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  223.  Henry Purcell (1659-1695).  Orpheus Britannicus. A collection of all the choicest songs...The Second Book, which renders the First Compleat. London: William Pearson for Henry Playford, 1702. -- Gabe M. Wiener Music & Arts Library (See fuller description below.)
 
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Henry Purcell was one of the greatest English composers, flourishing in the period that followed the Restoration of the monarchy after the Puritan Commonwealth period. Purcell spent much of his short life in the service of the Chapel Royal as a composer, organist and singer. With considerable gifts as a composer, he wrote extensively for the stage, particularly in a hybrid musico-dramatic form of the time, for the church and for popular entertainment, a master of English word-setting and of contemporary compositional techniques for instruments and voices. He died in 1695, a year after composing funeral music for Queen Mary.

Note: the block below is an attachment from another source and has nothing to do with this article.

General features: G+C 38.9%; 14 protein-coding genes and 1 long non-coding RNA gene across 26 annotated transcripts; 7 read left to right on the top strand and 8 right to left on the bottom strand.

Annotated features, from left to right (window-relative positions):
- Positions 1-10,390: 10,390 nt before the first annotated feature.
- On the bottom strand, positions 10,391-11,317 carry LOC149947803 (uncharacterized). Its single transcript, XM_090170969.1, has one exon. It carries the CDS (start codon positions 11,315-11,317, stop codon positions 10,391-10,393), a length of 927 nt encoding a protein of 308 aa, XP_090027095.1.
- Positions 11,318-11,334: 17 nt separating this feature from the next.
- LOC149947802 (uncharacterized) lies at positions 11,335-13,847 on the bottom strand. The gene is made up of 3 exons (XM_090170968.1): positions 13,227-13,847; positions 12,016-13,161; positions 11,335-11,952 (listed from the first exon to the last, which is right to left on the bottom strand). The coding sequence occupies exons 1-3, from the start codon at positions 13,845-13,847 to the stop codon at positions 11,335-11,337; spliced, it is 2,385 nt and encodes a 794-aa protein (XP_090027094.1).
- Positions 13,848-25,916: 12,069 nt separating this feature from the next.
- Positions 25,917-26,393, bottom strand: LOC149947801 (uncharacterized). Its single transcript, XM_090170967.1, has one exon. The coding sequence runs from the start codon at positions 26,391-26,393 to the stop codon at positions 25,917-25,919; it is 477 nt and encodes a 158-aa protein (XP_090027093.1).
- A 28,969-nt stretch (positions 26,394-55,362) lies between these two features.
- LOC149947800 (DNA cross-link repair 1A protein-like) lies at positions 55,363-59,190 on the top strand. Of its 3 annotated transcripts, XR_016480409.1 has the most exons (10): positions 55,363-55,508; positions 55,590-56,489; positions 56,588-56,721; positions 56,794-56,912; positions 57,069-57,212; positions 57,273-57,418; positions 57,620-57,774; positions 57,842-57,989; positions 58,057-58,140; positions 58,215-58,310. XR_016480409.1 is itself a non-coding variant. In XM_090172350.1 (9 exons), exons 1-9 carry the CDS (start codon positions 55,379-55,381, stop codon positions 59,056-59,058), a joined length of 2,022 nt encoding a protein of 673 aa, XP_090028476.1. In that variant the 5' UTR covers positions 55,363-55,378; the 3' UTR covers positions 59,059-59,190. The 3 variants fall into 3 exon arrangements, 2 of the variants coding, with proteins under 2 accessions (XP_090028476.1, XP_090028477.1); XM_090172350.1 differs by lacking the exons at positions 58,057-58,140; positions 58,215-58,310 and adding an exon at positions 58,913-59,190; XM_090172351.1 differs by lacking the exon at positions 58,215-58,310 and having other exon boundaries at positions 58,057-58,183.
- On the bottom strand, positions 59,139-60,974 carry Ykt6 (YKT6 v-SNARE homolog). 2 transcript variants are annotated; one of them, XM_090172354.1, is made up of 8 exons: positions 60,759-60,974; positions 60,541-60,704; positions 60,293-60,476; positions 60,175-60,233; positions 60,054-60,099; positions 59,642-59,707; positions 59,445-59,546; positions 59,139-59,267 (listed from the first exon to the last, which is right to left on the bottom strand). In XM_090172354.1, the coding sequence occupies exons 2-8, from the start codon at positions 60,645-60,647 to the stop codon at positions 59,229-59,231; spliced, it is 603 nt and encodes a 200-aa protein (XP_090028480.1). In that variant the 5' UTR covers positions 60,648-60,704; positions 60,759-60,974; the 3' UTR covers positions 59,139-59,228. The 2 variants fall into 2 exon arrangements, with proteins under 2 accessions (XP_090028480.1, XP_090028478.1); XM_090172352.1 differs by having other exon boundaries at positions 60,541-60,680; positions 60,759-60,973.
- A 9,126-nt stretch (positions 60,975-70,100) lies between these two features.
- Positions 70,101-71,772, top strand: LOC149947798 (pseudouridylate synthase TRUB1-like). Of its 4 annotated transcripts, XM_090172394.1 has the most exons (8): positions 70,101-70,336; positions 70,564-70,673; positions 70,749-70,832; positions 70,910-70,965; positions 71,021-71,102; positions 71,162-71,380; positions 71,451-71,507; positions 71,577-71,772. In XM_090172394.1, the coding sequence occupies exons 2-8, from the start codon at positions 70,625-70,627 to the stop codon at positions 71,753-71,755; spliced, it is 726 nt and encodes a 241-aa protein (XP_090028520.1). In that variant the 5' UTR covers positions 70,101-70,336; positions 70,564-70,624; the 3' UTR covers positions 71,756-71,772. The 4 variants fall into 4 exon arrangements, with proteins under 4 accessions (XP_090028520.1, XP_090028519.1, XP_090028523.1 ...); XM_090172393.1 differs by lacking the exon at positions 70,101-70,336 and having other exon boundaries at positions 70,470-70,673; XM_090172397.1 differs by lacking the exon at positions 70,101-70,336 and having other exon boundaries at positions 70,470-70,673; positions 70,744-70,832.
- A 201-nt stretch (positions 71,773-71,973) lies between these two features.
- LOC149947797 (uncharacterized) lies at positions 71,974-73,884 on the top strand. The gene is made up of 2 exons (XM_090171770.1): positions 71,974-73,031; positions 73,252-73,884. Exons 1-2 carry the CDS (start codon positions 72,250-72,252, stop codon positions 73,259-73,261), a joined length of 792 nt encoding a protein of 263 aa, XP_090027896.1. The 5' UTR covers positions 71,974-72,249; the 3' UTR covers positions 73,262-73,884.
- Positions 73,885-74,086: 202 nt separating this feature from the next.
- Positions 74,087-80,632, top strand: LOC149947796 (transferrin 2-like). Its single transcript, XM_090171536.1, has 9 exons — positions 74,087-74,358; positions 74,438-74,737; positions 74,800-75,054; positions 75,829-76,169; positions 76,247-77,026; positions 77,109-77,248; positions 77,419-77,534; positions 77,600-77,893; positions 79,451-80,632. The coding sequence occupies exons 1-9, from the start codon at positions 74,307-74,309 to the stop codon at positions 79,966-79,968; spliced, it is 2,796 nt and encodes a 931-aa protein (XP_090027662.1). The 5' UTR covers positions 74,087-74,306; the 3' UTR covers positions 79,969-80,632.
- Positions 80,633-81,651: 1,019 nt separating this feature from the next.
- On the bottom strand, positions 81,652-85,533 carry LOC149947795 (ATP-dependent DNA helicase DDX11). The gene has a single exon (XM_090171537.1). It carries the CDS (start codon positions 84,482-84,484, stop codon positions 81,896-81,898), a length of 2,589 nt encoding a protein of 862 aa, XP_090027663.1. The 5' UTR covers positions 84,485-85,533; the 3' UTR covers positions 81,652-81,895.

Purcell wrote only one full opera, Dido and Aeneas, with a libretto by Nahum Tate. He provided a number of verse anthems and full anthems for the liturgy of the Church of England, as well as settings of the Morning and Evening Service, the Magnificat and Nunc dimittis, Te Deum and Jubilate. Purcell's secular vocal music includes a number of Odes for the feast of St. Cecilia, patron saint of music and a number of Welcome Songs and other celebrations of royal occasions. He wrote a considerable quantity of solo songs, in addition to the songs included in his work for the theater.

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